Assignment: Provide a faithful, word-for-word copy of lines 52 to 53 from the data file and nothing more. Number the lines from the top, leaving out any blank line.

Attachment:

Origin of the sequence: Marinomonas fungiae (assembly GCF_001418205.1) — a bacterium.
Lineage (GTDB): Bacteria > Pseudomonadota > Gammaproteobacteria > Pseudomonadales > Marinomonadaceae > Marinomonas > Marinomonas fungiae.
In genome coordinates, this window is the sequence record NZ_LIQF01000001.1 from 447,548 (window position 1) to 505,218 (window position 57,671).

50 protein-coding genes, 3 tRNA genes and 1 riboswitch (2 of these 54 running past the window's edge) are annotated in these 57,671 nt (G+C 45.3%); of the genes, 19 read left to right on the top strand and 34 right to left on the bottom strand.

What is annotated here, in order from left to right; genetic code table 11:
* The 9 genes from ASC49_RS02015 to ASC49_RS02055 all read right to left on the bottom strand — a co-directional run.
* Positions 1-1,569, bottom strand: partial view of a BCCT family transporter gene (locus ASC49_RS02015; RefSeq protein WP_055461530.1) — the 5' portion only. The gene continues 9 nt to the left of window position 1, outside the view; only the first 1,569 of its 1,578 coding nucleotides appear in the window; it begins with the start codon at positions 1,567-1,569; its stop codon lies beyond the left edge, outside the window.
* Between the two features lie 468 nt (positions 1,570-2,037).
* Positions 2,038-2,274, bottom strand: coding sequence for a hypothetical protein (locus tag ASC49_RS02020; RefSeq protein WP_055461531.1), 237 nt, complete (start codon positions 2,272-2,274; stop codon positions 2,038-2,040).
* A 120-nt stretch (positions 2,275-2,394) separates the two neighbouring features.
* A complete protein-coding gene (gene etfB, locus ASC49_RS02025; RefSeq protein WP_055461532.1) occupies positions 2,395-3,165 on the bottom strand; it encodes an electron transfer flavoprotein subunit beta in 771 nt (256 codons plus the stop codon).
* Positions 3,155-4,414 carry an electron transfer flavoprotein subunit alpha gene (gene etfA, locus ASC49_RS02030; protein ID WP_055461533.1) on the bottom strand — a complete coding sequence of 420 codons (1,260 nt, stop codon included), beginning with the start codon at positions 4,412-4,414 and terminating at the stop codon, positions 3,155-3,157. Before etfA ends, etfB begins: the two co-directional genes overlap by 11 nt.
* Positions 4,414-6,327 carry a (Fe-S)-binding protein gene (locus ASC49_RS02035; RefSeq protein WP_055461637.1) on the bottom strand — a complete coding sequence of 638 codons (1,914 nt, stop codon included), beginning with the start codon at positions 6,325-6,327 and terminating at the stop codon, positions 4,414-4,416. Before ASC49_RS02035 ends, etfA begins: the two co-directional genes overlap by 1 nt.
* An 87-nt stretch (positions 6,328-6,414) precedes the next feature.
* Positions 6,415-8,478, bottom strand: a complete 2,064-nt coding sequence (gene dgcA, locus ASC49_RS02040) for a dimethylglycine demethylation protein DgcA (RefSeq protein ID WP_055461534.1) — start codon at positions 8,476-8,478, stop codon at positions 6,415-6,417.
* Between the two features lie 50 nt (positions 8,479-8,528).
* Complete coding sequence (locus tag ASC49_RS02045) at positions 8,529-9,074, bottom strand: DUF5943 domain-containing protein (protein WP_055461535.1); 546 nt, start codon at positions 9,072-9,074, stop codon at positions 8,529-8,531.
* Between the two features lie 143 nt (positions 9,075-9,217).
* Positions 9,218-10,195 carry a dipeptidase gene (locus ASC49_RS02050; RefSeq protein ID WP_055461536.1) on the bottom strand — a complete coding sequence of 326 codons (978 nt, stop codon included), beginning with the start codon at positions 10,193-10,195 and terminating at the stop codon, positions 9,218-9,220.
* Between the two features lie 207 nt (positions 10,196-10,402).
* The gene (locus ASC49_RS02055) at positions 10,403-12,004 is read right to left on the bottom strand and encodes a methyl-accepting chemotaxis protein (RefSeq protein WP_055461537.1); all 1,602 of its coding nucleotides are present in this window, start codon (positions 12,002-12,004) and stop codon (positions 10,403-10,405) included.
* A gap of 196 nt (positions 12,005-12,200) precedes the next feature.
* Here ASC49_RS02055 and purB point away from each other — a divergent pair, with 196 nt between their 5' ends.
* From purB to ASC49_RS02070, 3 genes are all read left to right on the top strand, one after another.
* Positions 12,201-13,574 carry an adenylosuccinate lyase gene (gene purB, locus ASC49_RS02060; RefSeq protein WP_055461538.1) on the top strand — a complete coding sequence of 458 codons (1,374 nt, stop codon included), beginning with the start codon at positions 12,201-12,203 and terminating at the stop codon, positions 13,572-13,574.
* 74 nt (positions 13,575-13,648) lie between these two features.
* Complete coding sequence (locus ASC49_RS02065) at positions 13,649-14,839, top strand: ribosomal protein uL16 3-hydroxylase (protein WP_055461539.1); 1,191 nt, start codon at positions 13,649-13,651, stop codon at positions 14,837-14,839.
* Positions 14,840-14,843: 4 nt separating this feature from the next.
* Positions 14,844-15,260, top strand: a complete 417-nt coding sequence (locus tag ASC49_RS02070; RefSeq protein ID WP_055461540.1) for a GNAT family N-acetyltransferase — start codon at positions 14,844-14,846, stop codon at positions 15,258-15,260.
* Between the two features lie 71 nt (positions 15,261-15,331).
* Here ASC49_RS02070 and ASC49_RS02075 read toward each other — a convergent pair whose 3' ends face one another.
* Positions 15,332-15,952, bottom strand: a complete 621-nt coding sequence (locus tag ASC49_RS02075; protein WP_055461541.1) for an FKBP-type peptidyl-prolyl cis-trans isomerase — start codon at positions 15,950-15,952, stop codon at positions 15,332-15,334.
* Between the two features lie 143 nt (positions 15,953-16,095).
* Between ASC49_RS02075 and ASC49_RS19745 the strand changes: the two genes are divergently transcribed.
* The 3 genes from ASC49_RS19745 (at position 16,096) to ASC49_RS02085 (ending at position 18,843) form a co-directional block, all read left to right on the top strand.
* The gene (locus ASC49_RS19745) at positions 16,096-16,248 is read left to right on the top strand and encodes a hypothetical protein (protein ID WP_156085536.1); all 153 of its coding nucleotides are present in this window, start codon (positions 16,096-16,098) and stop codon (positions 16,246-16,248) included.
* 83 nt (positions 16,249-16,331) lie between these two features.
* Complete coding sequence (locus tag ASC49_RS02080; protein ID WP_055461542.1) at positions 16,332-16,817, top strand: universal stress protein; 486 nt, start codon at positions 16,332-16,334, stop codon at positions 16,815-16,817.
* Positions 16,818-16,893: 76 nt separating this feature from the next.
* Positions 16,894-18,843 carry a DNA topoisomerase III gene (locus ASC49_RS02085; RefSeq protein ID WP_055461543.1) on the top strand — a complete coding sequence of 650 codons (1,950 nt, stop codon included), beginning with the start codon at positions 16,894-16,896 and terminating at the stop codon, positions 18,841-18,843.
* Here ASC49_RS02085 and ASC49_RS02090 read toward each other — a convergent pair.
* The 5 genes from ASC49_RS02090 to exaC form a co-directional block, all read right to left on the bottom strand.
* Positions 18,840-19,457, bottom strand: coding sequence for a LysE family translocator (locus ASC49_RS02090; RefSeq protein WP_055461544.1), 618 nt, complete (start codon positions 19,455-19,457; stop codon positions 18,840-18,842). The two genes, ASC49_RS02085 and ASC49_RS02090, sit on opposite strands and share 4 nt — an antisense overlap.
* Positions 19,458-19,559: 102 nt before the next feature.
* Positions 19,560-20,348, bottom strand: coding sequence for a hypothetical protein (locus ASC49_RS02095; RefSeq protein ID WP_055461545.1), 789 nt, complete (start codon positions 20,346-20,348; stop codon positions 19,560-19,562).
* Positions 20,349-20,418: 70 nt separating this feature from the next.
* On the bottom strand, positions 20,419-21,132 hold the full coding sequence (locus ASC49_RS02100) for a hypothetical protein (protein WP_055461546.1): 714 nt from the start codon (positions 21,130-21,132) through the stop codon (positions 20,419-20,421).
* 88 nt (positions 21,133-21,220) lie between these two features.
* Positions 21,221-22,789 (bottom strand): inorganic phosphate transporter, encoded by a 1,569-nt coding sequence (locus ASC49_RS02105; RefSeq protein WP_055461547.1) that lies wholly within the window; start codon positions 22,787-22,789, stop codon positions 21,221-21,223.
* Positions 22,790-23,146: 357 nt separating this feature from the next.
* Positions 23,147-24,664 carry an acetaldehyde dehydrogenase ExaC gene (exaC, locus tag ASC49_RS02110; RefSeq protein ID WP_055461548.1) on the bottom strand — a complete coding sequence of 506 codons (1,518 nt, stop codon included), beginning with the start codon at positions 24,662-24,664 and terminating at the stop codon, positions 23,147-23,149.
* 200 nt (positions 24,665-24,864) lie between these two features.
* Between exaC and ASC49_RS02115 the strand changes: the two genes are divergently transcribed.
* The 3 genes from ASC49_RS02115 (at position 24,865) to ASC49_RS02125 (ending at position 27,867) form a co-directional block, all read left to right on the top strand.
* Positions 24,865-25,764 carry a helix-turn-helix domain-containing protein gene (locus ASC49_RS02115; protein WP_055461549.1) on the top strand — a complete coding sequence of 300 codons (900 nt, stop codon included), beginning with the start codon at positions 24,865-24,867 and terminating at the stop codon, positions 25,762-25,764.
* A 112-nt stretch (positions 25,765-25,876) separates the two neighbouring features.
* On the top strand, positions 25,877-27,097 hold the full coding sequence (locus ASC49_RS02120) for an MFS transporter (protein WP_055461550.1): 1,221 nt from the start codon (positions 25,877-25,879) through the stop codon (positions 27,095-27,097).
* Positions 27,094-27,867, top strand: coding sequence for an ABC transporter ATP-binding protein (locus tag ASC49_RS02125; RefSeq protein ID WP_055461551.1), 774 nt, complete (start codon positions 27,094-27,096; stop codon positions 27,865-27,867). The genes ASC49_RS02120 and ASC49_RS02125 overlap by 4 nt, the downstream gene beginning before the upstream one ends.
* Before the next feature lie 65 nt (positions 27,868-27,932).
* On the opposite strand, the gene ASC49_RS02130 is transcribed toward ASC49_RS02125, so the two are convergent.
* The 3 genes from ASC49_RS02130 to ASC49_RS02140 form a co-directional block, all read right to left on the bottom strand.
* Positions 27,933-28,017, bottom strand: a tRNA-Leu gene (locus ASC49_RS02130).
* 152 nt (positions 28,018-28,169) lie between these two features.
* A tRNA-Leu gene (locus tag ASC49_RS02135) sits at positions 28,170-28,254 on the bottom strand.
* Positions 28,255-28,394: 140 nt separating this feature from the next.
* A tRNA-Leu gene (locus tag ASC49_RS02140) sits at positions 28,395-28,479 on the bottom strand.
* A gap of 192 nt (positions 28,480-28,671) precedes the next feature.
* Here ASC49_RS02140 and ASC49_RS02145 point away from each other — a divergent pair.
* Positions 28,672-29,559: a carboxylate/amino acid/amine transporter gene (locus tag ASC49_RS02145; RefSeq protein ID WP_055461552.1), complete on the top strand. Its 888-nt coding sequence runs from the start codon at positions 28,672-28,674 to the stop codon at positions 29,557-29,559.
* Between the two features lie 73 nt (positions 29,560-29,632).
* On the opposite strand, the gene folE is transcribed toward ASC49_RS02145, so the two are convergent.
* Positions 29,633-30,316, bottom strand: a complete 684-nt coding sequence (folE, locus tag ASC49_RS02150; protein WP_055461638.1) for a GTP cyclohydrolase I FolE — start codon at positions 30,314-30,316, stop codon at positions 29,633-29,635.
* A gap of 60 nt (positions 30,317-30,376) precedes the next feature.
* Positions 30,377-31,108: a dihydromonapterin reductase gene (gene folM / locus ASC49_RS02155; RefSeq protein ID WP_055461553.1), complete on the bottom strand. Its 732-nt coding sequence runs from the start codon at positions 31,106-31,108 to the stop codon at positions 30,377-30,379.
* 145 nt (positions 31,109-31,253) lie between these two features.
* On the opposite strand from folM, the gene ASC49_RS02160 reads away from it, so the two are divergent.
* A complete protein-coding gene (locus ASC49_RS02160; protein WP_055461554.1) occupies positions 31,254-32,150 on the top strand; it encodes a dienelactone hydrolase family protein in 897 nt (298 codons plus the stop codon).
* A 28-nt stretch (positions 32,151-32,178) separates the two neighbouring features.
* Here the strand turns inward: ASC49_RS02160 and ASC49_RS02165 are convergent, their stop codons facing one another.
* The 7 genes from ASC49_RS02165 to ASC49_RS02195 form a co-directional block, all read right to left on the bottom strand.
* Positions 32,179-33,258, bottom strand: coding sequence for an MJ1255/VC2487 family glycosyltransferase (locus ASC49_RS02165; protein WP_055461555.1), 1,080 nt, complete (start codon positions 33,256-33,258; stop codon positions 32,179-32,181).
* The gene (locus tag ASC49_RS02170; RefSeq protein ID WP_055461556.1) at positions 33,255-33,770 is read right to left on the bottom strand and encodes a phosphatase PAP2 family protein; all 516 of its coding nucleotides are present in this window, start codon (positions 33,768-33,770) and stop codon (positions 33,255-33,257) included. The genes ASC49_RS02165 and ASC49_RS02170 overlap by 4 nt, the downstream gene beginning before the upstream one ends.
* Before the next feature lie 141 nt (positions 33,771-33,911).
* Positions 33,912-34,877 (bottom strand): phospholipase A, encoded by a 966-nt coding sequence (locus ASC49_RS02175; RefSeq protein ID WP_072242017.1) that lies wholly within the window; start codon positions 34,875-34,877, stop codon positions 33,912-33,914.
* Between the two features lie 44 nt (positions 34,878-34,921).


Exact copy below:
* 200 nt (positions 24,665-24,864) lie between these two features.
* Between exaC and ASC49_RS02115 the strand changes: the two genes are divergently transcribed.